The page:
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Ken's Salt and Pepper Rant

  • c

One of my pet peeves, as both a professional (I'm Chef/Owner of Ken's Place in PDX) and as a diner, is many restaurant's attitude towards salt and pepper.
First, it seems to be a trend these days among some upper end restaurants (Tabla I know, Ripe's restaurants, Fife and others I've heard do it) to not put salt and pepper on the tables. This is extremely arrogant on the part of either the chef or the owner, whoever is the instigator, and they need to get over themselves and remember that the restaurant is about serving the public, not their own egos. Taste for seasoning is a personal thing, and it's the chef's job to turn out the best food he or she can produce, seasoned as they see fit. Once it gets to the table, it is out of the chef's hands. If the patron wants to swallow the food whole without chewing, follow his fish with red wine instead of white, throw up the main course 5 minutes after eating it, or douse it in salt before even tasting it, it's none of the chef's business, scoff as he may (and we do scoff). To make the patron have to ask for salt, sometimes having to wait to track down the waiter while his food gets cold, and sometimes having the waiter give attitude about the request, and sometimes having to then wait again while said waiter tracks down the shaker, is rude, inconvenient and greatly detracts from the dining experience. This isn't art, it's dinner...get over it.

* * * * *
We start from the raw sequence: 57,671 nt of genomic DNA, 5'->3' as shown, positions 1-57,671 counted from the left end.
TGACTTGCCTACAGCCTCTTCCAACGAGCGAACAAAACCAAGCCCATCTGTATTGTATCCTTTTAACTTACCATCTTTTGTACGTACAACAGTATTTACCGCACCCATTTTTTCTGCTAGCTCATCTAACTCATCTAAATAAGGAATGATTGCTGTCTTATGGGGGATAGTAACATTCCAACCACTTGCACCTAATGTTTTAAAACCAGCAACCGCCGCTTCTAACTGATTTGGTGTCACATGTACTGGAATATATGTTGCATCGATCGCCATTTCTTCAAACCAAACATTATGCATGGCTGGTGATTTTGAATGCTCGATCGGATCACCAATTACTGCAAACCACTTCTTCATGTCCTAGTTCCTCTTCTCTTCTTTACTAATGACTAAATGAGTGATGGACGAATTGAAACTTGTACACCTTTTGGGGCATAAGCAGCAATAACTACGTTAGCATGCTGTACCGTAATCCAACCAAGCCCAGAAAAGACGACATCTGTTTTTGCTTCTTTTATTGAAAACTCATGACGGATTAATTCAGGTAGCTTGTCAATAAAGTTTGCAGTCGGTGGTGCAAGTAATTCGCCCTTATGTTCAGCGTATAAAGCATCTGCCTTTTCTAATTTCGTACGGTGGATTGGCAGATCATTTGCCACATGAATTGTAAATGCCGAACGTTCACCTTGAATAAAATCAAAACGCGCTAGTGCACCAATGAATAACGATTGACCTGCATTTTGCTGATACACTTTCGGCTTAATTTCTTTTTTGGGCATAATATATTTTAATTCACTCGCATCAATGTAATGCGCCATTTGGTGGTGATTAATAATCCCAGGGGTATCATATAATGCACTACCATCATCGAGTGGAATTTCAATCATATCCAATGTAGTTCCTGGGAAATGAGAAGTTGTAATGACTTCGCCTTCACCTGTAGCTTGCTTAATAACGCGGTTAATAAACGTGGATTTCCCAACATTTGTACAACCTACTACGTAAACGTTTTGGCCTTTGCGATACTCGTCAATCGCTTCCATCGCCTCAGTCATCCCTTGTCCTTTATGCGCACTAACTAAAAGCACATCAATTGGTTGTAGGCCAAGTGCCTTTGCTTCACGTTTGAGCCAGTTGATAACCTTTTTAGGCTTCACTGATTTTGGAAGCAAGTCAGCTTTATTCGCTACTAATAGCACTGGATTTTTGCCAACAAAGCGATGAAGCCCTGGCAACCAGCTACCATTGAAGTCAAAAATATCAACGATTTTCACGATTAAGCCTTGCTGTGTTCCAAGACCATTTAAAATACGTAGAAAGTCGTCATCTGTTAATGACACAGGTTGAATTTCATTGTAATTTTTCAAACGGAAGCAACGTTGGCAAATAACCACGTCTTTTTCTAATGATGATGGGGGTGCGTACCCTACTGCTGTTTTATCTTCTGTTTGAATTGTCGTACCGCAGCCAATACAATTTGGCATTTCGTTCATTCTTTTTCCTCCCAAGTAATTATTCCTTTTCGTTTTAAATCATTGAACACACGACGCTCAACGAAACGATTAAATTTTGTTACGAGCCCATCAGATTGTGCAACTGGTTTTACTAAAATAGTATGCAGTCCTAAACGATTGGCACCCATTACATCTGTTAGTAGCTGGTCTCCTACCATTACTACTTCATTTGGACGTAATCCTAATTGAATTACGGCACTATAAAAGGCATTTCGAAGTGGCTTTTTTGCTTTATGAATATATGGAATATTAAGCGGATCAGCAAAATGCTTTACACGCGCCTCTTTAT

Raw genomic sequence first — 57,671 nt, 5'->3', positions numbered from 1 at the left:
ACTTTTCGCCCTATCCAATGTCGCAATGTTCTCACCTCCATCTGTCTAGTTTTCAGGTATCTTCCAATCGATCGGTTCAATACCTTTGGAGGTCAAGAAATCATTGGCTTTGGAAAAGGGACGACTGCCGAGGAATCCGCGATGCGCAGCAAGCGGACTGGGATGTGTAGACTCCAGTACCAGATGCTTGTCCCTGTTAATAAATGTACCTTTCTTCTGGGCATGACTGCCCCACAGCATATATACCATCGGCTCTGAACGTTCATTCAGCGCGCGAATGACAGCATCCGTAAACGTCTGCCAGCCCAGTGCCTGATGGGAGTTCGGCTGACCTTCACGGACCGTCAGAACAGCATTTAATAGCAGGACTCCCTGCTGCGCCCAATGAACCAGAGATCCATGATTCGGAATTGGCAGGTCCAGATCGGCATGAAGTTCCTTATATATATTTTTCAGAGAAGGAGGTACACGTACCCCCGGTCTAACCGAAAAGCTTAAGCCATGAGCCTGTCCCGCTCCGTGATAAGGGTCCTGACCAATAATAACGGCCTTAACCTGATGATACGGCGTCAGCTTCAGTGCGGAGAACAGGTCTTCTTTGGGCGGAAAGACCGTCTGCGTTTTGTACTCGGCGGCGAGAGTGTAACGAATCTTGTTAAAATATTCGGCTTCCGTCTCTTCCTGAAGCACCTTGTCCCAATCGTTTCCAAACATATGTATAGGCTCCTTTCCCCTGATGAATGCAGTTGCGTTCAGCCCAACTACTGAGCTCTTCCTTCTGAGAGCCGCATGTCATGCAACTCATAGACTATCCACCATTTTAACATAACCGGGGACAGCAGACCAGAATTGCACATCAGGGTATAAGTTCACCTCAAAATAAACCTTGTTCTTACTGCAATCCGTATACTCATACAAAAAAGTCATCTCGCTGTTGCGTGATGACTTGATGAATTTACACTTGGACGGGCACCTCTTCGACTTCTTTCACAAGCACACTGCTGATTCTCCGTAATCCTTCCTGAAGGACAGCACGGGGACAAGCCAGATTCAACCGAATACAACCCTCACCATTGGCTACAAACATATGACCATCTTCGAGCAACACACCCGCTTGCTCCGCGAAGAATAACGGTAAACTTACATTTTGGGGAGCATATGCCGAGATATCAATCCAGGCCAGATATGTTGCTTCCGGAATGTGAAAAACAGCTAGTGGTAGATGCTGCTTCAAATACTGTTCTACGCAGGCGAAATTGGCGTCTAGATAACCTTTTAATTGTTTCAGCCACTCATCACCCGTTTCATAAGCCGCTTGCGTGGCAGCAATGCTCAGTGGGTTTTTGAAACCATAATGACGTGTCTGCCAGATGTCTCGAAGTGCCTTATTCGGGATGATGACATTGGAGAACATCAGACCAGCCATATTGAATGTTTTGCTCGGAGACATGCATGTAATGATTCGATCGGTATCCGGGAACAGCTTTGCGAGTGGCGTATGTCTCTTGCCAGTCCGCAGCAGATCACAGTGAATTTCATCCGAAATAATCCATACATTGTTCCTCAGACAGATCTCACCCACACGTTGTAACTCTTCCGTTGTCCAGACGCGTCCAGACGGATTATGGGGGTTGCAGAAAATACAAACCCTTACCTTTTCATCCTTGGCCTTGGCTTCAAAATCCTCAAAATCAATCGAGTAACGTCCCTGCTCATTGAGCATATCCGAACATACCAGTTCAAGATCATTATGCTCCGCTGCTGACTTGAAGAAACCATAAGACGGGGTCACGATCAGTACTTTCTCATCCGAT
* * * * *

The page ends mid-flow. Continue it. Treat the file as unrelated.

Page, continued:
Pepper - At some other otherwise very fine restaurants, you'll notice a shaker of a pre-ground, usually inferior pepper product on the table. Then, as soon as your food has been brought, the waiter comes by with an oversized, somewhat phallic, grinder of the "good" pepper. What's up with that? Why put an inferior product on the table in the first place? And in the second place, why not treat your patrons as adults and give them their own little grinder? How do they know the food they haven't even tasted yet even needs pepper? And if it does, what if it needs more once they've eaten the top layer? And then you have to track them down again? Ridiculous.
I had one waiter (all right, it was at Tabla) haughtily tell me - after I quizzed him about why they don't put little pepper grinders on the table - that they were too much trouble. Excuse me? Uh, you fill them and wipe them down occasionaly.
Restaurants should be about diners enjoying themselves and the food, not about the chef or owner making a point at the diners' expense.

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  1. I agree with your rant. My restaurant has little pepper grinders with salt shakers on the tables. But my staff still insists on bringing the big gridners with them to the table. oh well. We are a casual restaurant in seattle. Erin

    1 Reply
    1. re: Erin

      The restaurant I work in does have the grinders on the table. Unfortunately quite a few have walked off, but ofcourse that's part of the business. It was worse when we had those cool iron teapots. I remember one of my tables stole two of them, and they were heavy! The funny thing about the little grinders is you still get people who ask for pepper and expect you to bring out that fallic symbol instead of pointing to the midget on the table, or even funnier, picking it up and grinding it for them. :)

    2. I know the biggest problem some places have with putting the little grinders on the table is theft...